What was it about playing Evey that attracted you to the project?
“I was really excited at the idea of getting into the mind of someone who would use violence, and who goes through a transformation, someone who starts out as a non-violent person just trying to keep safe in this totalitarian society, and becoming someone who believes that violence is an acceptable means to rebel against an oppressive government.”
How did it feel to have your hair shaved off?
”For me personally, I was excited to have the opportunity to throw vanity away and go around with no hair, but obviously I was in character at the moment it happened, so for her it’s a very traumatic experience, she’s not choosing it. It’s being forced upon her, which is a pretty violent act.”
Was that the only take of that shot?
“Yeah, the biggest stress of the whole scene was that we only had one chance. In movies we’re so spoiled, if you mess up you can always do it again, and this was not the case, so we had several cameras that rehearsed many times shooting it, and they shaved other guy volunteers before to be sure the razor wasn’t going to mess up. I just tried to stay focused so that I would do my best job the one chance we had.”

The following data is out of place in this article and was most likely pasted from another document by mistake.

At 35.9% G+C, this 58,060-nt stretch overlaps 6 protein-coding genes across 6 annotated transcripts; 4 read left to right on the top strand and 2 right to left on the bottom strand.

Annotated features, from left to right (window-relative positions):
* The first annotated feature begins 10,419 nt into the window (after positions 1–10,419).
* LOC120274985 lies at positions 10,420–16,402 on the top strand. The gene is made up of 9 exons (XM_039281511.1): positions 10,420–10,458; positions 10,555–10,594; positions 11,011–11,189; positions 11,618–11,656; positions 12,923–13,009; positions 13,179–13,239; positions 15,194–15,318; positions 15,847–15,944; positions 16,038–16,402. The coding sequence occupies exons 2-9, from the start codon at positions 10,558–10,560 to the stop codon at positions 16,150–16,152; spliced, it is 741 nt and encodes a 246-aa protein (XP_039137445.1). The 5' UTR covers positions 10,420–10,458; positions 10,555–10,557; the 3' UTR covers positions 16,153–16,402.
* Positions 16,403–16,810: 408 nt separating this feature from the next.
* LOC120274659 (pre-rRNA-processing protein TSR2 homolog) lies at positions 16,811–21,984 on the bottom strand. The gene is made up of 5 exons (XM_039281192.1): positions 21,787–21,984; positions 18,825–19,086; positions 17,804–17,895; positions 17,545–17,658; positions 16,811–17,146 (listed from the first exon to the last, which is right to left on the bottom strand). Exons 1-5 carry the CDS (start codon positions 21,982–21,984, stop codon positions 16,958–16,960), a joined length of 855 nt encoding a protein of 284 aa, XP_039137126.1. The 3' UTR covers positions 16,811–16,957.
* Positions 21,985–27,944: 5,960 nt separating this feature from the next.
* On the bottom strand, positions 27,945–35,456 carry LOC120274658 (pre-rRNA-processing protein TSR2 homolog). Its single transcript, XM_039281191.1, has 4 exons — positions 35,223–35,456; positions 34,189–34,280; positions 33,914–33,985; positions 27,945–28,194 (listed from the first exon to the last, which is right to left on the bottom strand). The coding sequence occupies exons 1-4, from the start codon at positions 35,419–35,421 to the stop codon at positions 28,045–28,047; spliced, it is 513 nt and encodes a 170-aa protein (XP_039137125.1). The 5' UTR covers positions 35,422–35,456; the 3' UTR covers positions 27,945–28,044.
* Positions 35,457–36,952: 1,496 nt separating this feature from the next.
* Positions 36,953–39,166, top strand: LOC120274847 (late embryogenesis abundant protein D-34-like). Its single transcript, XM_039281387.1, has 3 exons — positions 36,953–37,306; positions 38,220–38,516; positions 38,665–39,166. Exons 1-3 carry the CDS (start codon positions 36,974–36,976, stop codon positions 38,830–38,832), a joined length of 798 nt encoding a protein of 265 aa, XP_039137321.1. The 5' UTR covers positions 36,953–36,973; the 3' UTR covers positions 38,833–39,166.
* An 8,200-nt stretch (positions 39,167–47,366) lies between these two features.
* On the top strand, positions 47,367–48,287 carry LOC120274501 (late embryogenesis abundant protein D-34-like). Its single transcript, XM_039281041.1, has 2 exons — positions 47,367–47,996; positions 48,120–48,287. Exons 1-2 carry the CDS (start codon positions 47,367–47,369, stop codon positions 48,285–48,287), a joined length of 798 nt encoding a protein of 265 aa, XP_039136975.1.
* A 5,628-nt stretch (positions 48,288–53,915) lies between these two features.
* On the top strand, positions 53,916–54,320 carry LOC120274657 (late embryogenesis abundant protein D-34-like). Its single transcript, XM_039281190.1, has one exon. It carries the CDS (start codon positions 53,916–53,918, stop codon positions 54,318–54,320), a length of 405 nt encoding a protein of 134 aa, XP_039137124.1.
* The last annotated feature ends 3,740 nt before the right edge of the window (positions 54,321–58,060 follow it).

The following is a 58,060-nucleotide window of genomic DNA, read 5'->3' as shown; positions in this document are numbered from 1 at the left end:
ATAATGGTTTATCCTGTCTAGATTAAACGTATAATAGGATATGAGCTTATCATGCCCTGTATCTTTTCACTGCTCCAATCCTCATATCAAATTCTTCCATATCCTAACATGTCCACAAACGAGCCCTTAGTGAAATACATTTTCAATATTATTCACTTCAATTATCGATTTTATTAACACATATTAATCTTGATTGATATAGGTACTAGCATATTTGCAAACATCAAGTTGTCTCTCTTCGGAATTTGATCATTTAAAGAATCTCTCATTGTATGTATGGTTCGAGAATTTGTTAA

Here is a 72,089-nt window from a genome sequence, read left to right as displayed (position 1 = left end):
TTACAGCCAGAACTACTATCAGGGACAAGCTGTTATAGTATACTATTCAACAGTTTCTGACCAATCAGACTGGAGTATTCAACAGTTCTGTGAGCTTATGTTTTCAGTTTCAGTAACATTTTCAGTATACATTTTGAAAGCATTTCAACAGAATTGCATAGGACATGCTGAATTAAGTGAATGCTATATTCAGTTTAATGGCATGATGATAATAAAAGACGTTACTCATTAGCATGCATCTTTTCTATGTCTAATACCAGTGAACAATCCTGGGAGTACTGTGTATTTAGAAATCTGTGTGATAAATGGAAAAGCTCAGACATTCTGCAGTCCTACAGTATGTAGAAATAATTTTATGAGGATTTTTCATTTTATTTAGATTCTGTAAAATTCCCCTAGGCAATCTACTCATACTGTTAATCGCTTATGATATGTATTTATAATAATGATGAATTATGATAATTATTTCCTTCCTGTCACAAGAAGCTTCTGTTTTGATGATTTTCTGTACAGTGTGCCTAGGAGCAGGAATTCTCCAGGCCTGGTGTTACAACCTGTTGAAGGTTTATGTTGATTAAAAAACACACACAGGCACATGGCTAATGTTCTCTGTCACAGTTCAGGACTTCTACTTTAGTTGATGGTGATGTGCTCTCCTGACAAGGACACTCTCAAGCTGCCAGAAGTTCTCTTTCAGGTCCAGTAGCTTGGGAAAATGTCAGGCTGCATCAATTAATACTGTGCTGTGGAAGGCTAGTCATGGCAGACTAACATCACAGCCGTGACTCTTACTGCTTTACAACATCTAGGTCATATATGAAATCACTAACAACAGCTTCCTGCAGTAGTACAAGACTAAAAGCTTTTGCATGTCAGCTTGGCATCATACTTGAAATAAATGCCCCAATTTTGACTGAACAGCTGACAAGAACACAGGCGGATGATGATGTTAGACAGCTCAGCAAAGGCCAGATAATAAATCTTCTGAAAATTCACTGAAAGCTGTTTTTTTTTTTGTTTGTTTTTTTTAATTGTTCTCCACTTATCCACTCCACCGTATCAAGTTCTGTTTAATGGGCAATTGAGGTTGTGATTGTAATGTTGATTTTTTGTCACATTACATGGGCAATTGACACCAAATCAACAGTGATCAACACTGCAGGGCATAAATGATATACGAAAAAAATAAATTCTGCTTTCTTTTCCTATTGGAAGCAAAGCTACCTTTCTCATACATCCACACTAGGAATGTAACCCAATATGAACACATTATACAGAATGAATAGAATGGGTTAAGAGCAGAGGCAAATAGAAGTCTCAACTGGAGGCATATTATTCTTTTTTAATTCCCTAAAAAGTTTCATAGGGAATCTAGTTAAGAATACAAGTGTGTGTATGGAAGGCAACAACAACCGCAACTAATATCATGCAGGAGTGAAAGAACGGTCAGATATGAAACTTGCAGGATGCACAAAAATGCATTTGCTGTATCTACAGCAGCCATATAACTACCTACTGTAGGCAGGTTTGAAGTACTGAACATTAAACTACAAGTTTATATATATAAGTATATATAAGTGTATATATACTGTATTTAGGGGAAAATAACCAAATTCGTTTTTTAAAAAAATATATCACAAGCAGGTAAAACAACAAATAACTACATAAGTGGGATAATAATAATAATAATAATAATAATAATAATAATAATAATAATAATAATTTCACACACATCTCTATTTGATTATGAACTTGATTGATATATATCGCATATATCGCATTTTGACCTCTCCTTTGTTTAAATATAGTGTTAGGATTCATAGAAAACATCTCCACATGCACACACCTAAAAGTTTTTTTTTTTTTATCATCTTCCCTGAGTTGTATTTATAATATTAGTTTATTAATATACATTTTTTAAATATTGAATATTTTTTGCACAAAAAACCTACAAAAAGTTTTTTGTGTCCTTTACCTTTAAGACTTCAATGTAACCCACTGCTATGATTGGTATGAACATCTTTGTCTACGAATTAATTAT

What’s it like working opposite an actor who’s in a mask?
“Hugo Weaving is such an amazing actor, that even though he had the obstacle of not being able to use his face as a tool, his vocal and physical expressiveness was so specific that I had this amazing performance opposite me, and whatever I was feeling as an actress, like what’s going on behind that mask, is he smiling right now, is he crying, is he angry, the character is going through too, so I could use it.”
This film seems to take sides when it comes to terrorism.
“I think this film asks questions more than anything, because of the way that all the characters are represented – the hero is not a classic movie hero, but more of a classic Greek hero, with a tragic flaw that he’s out for revenge. So there are many points in the movie where he’s a pretty bad guy and you’re not with him. And how Evey makes her transformation to become violent is complicated, because in some ways you see that she’s meeting her destiny, but in other ways she’s finding her integrity, and in other ways she’s being manipulated, and so all of those things together give you a complex view of what it takes to make a person believe that they can use violence as a means of expressing their political beliefs.”